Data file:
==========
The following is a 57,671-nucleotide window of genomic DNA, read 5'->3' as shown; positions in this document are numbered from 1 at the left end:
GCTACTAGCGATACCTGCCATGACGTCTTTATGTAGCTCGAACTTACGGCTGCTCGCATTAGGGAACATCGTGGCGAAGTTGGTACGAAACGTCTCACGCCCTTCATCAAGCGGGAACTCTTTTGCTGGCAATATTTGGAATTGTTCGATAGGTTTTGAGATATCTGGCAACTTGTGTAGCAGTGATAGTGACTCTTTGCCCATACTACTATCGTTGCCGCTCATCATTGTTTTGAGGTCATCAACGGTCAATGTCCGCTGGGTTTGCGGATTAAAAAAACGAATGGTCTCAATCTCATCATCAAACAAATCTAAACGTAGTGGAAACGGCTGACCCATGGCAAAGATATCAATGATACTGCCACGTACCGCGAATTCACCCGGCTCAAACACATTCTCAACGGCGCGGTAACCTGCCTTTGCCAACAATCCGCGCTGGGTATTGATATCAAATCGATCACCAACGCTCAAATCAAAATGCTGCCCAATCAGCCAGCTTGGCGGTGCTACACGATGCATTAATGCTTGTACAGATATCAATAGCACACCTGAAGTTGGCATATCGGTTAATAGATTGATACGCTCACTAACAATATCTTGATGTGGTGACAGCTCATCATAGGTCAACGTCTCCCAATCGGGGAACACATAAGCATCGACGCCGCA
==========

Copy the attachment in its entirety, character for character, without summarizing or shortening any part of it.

The following is a 57,671-nucleotide window of genomic DNA, read 5'->3' as shown; positions in this document are numbered from 1 at the left end:
GCTACTAGCGATACCTGCCATGACGTCTTTATGTAGCTCGAACTTACGGCTGCTCGCATTAGGGAACATCGTGGCGAAGTTGGTACGAAACGTCTCACGCCCTTCATCAAGCGGGAACTCTTTTGCTGGCAATATTTGGAATTGTTCGATAGGTTTTGAGATATCTGGCAACTTGTGTAGCAGTGATAGTGACTCTTTGCCCATACTACTATCGTTGCCGCTCATCATTGTTTTGAGGTCATCAACGGTCAATGTCCGCTGGGTTTGCGGATTAAAAAAACGAATGGTCTCAATCTCATCATCAAACAAATCTAAACGTAGTGGAAACGGCTGACCCATGGCAAAGATATCAATGATACTGCCACGTACCGCGAATTCACCCGGCTCAAACACATTCTCAACGGCGCGGTAACCTGCCTTTGCCAACAATCCGCGCTGGGTATTGATATCAAATCGATCACCAACGCTCAAATCAAAATGCTGCCCAATCAGCCAGCTTGGCGGTGCTACACGATGCATTAATGCTTGTACAGATATCAATAGCACACCTGAAGTTGGCATATCGGTTAATAGATTGATACGCTCACTAACAATATCTTGATGTGGTGACAGCTCATCATAGGTCAACGTCTCCCAATCGGGGAACACATAAGCATCGACGCCGCA